This browser is not actively supported anymore. For the best passle experience, we strongly recommend you upgrade your browser.

Competition & EU law insights

Keeping you up to date on Competition & EU law developments in Europe and beyond.

| 2 minutes read

EU - Better watch out for those bonds: Commission fines large bank for participating in Euro-denominated bonds cartel

On 22 November, the European Commission (“Commission”) fined Dutch Rabobank €26.6 million for participating in a cartel concerning the trading of certain Euro-denominated SSA bonds (Supra-Sovereign bonds, Foreign Sovereign bonds and Sub-Sovereign/Agency bonds) and Government Guaranteed bonds in the European Economic Area (“EEA”), together with Deutsche Bank. Despite its participation, Deutsche Bank avoided a €156 million fine because it revealed the cartel to the Commission, receiving full immunity under the leniency programme. 

To give some background, in December 2022, the Commission announced that a statement of objections had been sent to Rabobank and Deutsche Bank for their participation in this alleged cartel. The Commission’s investigation allegedly revealed that between 2006 and 2016, the two banks, through some of their traders, exchanged commercially sensitive information and coordinated trading and pricing strategies, breaching Article 101 of the TFEU. According to the Commission, certain traders employed at the companies’ London and Frankfurt offices used online chatrooms, emails and messages to exchange commercially sensitive information concerning (i) prices, volumes and trading strategies; (ii) the identities of counterparties; and (iii) what the traders looked for when purchasing or selling bonds. Traders would then adjust price levels and trading strategies based on these exchanges. 

In response to the Commission’s decision, Rabobank issued a statement expressing its “disappointment” with the outcome since the bank “had cooperated with the Commission’s investigation throughout”. The bank also suggested that it may appeal the fine. This represents the third recent Commission fine regarding cartels affecting European bond markets. In April 2021, Bank of America Merrill Lynch, Credit Agricole and Credit Suisse were fined €28.49 million for breaching EU antitrust rules through their participation in the secondary trading market for EEA SSA bonds denominated in US dollars. In May 2021, the Commission also fined Nomura, UBS and UniCredit a total of €371 million for colluding in the market of European government bonds.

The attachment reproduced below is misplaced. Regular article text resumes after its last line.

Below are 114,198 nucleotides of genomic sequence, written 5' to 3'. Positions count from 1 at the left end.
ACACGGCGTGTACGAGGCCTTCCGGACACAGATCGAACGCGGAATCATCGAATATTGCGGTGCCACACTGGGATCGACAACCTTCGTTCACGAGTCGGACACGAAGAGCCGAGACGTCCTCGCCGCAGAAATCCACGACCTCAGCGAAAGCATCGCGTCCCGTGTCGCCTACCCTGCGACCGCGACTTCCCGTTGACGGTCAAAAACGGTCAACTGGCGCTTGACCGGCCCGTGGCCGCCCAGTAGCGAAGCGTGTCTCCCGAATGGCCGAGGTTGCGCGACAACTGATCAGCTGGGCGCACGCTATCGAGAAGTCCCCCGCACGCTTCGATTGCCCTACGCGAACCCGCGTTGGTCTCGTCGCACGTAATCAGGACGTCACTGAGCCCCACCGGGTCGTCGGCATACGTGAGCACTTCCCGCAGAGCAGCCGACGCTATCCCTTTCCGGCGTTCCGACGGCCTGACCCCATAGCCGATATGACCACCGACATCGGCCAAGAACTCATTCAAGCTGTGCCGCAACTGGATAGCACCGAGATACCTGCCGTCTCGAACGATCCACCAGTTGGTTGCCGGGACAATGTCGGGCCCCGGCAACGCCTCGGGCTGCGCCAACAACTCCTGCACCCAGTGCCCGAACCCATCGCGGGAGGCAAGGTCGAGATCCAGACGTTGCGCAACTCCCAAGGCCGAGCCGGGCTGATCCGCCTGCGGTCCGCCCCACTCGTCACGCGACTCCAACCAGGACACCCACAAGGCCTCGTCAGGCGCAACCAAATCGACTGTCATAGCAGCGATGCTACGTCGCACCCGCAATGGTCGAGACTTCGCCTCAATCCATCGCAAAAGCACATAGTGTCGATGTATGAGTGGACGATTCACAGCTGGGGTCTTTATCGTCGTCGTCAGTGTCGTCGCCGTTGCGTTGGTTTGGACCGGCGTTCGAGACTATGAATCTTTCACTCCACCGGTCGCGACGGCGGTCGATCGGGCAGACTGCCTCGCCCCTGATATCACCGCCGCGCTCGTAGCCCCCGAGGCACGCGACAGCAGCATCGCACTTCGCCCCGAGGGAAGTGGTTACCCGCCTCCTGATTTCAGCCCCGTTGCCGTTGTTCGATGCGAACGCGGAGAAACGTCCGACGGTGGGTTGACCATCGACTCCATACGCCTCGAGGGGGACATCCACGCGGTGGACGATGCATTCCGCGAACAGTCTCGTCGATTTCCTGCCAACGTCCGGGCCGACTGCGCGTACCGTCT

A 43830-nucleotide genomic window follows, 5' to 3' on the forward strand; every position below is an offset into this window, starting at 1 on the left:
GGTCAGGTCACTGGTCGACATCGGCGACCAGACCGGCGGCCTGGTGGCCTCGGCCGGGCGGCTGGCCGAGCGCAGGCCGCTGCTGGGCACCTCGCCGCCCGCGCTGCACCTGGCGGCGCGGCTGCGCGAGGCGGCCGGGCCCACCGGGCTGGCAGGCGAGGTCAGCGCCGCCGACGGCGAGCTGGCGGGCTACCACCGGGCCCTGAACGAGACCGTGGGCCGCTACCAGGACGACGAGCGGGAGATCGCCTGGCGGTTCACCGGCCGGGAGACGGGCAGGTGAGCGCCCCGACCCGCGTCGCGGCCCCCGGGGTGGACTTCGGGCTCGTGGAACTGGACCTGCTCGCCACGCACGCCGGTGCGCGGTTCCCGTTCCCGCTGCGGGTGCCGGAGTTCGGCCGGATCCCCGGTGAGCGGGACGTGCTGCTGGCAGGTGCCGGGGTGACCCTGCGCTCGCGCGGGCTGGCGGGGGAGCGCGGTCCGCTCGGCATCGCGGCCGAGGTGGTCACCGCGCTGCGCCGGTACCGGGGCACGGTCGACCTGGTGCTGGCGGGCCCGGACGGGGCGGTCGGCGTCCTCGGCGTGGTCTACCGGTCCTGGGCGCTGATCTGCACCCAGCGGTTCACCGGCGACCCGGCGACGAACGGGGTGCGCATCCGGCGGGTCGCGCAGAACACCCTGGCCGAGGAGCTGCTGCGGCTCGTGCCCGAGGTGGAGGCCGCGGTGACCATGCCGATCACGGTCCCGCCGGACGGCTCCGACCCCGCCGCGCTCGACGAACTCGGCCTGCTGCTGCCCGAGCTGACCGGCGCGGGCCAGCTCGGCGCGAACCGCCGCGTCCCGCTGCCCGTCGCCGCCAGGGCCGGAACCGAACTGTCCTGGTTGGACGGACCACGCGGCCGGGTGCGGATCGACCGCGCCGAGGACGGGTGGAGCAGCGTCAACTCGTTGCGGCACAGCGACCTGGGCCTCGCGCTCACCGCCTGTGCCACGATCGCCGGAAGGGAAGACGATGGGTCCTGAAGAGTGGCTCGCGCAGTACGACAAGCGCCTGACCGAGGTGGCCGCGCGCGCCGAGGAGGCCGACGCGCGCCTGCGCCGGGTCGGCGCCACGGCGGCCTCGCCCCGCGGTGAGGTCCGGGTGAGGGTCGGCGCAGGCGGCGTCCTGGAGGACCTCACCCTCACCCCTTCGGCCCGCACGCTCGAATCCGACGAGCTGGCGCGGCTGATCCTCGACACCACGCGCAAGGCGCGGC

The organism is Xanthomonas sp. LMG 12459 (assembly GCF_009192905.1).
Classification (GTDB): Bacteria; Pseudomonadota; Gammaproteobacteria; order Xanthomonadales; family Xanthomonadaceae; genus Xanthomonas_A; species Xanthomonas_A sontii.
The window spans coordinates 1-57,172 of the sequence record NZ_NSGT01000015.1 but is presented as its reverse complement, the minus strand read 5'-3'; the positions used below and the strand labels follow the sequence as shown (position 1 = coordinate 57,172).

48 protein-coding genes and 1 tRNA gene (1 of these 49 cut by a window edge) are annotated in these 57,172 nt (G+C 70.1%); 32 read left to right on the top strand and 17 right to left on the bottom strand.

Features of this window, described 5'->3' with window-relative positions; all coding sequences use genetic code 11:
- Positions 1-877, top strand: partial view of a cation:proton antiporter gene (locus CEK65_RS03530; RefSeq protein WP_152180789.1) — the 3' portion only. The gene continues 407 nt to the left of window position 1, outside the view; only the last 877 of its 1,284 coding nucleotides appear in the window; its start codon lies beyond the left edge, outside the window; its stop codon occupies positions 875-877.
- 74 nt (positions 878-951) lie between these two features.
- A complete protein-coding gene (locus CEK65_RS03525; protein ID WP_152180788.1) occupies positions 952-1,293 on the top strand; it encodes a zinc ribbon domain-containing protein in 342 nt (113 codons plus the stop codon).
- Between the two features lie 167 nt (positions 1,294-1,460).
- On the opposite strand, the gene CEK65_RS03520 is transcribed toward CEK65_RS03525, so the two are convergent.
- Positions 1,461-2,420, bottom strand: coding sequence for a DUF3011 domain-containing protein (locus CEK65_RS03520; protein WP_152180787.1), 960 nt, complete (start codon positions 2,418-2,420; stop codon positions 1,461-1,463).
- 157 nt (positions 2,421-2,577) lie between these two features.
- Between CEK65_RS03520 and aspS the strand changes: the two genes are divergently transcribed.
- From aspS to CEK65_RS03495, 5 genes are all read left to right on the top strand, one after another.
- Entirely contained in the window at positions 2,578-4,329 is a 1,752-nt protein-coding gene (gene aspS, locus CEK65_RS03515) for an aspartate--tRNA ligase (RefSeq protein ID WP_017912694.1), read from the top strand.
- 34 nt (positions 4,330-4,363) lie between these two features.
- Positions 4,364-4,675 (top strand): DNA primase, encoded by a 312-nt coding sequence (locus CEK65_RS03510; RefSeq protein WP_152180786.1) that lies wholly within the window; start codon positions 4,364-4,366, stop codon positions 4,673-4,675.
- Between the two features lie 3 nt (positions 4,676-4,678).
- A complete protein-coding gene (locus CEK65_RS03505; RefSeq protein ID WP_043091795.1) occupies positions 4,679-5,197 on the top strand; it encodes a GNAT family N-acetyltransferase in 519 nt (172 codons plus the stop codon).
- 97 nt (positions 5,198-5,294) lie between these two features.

The opening of these investigations shows the thorough scrutiny that the banking sector is under from the EU competition authorities. This raises potential concerns about the use of chatrooms to share commercially sensitive information not only in that sector, but also more widely. Apparently in the banking sector, partial banning and use limitations are considered. 

The Commission has made it clear that it will “remain vigilant and committed to preserv[ing] effective competition in financial markets”, according to Competition Commissioner Didier Reynders. “Trustworthy and well-functioning bonds trading markets are crucial not only for the national authorities issuing bonds but also for the investors buying and trading them”, he added. 

The case also demonstrates that despite all the attention and focus on tech markets in antitrust, the Commission’s cartel enforcement is alive and “business as usual”. 

If you need more information or further guidance in this area, please contact Hein Hobbelen or Álvaro López de Ochoa García



competition law, eu law, cartel, european commission, europe, competition & eu law, financial services, antitrust, antitrust law, bonds cartel